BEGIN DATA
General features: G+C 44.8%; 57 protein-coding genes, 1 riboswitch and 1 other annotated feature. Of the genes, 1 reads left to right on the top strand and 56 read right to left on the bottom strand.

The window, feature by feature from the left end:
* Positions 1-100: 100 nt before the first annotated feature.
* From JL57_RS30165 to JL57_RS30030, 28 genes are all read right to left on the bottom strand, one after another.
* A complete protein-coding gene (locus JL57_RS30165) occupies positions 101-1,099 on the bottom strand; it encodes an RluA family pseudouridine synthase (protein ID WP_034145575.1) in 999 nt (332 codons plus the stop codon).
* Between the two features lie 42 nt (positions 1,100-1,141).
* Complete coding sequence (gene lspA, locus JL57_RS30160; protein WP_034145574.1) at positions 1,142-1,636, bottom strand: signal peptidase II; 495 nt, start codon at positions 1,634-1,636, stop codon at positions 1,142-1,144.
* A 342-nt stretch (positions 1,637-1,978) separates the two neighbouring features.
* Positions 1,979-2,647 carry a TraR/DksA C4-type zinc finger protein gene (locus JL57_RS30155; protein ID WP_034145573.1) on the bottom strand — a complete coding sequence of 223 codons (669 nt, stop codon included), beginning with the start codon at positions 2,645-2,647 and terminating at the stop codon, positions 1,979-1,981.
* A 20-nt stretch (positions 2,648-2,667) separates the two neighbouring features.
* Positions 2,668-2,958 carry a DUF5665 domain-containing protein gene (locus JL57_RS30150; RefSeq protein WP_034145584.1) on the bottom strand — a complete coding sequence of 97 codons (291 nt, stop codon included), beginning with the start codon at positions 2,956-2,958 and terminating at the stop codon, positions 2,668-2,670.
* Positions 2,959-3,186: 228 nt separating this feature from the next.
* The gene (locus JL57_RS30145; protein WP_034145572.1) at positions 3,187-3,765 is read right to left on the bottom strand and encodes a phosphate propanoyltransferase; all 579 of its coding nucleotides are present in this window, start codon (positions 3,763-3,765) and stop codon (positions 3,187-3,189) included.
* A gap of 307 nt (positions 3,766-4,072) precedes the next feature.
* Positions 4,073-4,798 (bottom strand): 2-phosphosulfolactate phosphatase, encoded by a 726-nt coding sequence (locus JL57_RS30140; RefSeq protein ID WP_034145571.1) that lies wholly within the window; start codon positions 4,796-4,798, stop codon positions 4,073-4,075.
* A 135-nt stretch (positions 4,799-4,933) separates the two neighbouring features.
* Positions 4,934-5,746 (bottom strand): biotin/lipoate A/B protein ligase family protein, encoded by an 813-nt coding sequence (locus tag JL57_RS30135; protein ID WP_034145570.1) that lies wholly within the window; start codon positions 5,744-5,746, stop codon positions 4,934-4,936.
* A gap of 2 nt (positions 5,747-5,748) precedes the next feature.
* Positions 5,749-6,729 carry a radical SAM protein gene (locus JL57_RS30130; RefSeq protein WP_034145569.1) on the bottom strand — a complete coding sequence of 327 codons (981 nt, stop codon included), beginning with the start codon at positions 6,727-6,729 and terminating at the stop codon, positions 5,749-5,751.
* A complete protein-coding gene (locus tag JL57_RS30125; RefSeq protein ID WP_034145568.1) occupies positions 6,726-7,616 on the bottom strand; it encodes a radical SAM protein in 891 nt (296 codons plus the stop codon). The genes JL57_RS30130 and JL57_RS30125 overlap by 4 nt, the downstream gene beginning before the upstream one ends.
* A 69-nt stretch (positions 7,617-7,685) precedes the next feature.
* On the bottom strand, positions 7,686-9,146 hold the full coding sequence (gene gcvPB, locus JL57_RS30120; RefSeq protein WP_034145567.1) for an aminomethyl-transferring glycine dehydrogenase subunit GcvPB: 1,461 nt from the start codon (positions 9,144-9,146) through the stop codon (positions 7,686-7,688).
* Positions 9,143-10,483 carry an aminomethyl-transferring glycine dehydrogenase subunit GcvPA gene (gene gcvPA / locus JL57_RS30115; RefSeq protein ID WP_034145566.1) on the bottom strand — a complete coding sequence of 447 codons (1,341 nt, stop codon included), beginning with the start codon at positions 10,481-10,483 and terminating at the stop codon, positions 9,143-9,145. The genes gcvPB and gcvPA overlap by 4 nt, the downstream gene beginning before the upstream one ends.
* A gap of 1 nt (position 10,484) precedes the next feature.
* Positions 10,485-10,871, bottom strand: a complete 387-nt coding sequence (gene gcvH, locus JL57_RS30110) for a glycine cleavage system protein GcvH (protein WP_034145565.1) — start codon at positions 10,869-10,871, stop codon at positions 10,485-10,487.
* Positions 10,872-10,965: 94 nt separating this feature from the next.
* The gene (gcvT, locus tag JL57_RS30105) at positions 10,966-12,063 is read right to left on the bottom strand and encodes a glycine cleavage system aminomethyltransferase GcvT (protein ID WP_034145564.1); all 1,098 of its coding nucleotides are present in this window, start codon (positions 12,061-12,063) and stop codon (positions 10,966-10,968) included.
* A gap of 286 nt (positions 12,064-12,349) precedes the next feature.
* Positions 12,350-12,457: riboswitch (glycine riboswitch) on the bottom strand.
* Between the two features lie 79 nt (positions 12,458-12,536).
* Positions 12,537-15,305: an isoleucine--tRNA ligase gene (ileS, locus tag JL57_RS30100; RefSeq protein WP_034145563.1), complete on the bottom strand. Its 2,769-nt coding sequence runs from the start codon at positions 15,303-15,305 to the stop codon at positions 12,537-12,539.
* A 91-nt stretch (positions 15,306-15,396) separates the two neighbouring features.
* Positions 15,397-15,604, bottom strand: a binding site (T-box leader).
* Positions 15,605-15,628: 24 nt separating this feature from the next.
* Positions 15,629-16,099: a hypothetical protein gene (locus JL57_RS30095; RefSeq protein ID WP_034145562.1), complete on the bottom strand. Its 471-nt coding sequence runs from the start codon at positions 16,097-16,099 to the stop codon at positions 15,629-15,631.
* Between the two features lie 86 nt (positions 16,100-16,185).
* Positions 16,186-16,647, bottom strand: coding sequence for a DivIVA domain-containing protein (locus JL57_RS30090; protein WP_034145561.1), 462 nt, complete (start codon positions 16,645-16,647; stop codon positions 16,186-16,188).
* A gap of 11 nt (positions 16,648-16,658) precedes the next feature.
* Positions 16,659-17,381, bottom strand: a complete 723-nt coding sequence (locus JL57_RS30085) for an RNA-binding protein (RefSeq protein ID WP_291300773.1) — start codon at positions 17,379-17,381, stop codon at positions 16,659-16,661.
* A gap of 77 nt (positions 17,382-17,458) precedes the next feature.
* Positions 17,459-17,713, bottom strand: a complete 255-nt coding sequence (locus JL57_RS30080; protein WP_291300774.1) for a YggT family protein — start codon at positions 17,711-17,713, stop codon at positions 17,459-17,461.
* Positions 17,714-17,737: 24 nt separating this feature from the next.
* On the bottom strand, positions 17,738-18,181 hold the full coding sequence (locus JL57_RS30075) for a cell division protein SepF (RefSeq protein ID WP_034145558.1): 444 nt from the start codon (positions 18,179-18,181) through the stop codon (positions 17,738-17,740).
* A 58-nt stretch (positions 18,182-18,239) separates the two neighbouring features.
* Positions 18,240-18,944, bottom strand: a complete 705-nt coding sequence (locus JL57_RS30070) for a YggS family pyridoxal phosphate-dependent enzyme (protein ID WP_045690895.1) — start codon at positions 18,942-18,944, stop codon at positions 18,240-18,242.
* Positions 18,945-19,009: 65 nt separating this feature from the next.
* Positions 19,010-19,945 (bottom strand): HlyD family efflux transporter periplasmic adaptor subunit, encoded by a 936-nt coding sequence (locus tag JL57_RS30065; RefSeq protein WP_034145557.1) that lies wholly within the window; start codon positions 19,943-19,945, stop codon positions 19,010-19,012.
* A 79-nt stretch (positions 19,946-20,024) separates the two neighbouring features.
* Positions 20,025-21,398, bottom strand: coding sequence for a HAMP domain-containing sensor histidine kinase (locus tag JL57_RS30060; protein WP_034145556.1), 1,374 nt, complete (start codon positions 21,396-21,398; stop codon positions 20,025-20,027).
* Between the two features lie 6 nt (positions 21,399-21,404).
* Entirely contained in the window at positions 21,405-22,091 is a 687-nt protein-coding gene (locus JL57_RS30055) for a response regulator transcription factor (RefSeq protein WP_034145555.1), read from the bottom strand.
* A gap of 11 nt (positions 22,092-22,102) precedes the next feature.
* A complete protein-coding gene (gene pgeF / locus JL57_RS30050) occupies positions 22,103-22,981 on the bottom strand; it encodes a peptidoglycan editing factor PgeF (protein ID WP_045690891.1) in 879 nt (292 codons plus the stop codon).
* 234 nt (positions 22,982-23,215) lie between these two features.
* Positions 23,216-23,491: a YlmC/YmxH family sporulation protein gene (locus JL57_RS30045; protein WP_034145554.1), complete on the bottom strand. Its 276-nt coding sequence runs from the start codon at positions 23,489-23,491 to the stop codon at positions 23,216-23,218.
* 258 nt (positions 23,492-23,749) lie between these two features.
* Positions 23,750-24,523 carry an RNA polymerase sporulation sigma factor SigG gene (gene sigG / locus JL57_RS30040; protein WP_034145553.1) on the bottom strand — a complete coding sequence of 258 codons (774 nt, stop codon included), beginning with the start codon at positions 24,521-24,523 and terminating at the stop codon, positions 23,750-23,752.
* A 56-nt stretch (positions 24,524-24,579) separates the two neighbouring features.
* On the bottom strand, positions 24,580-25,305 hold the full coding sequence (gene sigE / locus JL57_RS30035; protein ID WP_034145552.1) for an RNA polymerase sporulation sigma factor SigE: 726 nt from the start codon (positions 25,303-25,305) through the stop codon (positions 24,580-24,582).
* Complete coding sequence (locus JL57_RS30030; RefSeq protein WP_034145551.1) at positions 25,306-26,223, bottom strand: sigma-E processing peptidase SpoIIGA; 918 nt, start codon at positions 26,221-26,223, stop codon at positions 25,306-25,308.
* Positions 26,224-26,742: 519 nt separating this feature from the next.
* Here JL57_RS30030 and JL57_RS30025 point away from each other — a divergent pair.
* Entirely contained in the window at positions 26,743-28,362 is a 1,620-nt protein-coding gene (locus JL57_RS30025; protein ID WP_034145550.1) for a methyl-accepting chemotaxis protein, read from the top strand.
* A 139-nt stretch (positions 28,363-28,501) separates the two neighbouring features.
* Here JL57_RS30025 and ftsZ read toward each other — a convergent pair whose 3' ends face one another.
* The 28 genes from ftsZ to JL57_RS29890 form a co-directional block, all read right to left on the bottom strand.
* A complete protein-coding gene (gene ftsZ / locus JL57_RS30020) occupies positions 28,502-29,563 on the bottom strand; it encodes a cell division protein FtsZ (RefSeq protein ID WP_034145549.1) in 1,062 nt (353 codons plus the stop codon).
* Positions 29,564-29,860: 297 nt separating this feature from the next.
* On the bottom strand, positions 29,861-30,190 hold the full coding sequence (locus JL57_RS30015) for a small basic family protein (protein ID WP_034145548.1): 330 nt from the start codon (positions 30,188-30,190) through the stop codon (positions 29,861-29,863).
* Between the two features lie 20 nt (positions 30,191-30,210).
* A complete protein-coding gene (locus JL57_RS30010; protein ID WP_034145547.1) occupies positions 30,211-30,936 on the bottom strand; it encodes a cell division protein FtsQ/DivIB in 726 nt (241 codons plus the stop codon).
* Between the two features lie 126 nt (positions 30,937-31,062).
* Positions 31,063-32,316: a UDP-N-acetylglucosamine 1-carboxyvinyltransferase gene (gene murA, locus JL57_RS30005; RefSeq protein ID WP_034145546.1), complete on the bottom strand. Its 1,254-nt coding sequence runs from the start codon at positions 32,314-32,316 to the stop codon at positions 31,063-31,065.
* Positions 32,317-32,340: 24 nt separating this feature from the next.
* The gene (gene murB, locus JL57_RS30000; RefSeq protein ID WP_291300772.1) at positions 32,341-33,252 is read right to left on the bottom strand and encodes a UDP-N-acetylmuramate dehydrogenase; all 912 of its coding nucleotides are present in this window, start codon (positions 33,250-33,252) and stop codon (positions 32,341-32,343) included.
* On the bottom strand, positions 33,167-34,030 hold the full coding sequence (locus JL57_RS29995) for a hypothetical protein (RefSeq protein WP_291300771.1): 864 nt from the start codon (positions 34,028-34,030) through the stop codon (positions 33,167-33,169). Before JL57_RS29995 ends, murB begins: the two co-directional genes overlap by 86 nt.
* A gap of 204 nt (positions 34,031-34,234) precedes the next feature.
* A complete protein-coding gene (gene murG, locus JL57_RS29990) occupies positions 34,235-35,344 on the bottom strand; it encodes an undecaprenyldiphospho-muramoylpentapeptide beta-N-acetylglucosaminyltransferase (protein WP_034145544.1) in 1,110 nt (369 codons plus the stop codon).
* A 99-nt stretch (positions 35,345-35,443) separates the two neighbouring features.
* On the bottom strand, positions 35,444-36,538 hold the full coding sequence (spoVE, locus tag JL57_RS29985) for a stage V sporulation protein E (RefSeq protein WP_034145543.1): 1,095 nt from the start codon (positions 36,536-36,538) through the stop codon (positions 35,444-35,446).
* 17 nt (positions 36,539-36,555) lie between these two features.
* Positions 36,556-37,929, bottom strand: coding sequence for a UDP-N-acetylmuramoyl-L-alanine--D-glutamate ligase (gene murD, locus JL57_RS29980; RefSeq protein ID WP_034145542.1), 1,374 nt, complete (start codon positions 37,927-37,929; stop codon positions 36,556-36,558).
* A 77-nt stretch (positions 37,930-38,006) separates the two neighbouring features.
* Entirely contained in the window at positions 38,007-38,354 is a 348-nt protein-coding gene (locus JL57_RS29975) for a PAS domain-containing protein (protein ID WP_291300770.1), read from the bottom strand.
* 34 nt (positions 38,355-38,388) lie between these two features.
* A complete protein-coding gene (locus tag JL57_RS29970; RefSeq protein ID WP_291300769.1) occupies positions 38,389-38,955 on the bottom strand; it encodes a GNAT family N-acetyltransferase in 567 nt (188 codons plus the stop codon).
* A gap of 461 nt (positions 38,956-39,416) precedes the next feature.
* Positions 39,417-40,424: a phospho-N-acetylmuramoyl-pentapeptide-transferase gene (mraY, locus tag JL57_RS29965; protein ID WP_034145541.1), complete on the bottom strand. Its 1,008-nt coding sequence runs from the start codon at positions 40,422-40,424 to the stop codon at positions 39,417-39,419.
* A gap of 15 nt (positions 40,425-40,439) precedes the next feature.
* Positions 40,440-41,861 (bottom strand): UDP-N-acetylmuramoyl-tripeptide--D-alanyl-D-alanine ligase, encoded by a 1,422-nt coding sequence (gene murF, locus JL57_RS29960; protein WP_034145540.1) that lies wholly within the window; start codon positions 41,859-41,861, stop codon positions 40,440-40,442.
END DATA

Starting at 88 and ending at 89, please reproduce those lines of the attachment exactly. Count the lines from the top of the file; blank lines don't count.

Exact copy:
* Positions 39,417-40,424: a phospho-N-acetylmuramoyl-pentapeptide-transferase gene (mraY, locus tag JL57_RS29965; protein ID WP_034145541.1), complete on the bottom strand. Its 1,008-nt coding sequence runs from the start codon at positions 40,422-40,424 to the stop codon at positions 39,417-39,419.
* A gap of 15 nt (positions 40,425-40,439) precedes the next feature.